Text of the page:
April 6, 2007

You're too negative

Posted by Ben Simo

I believe that some level of pessimism is required to be a good software tester. Some of the best testers I have met are pessimistic towards the systems they test. These black hat testers (of which I am one) consider what might go wrong and ask questions. Although I believe that applied pessimism is a necessary for good testing, this negativity can hurt relationships and the project if it is not constructive. Optimist developers and project managers often have trouble understand us pessimists. The result of our pessimism needs to be better preparedness, not shared depression by all involved in a project. This is the type of pessimism that is the subject of Dr. Julie Norem's book, The Positive Power of Negative Thinking. Dr. Norem defines "defensive pessimism" as

Defensive pessimism is a strategy used by anxious people to help them manage their anxiety so they can work productively. Defensive pessimists lower their expectations to help prepare themselves for the worst. Then, they mentally play through all the bad things that might happen. Though it sounds as if it might be depressing, defensive pessimism actually helps anxious people focus away from their emotions so that they can plan and act effectively.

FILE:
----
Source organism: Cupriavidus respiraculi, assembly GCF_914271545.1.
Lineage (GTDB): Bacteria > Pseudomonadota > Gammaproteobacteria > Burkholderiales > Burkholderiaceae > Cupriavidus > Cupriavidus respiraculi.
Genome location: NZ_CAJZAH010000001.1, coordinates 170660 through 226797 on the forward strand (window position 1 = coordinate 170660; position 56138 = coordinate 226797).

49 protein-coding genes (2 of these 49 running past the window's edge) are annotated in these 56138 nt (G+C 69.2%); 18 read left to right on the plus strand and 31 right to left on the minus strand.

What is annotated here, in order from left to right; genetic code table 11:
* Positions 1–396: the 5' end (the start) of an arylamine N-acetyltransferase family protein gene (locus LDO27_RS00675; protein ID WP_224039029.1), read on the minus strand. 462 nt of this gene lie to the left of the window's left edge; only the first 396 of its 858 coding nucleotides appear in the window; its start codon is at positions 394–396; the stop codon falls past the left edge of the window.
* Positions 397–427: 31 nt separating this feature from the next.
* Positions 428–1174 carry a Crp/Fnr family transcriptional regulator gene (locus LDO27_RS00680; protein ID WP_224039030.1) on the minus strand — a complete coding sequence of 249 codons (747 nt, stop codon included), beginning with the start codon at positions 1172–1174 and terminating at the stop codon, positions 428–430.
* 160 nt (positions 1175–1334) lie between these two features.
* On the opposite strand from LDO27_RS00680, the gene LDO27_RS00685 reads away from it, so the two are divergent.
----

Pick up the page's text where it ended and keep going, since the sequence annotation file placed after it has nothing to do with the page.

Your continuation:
I do not agree that defensive pessimists are necessarily "anxious people". I see the pessimism as a necessary part of good critical thinking.

Think you might be a defensive pessimist? Take the defensive pessimist quiz.

While the pessimist black hat is a necessary part of testing, Julian Harty argues that we need to try on Ed DeBono's other hats as well: both in analysis and applied methodology. Take a look at Julian's CAST presentation from last year.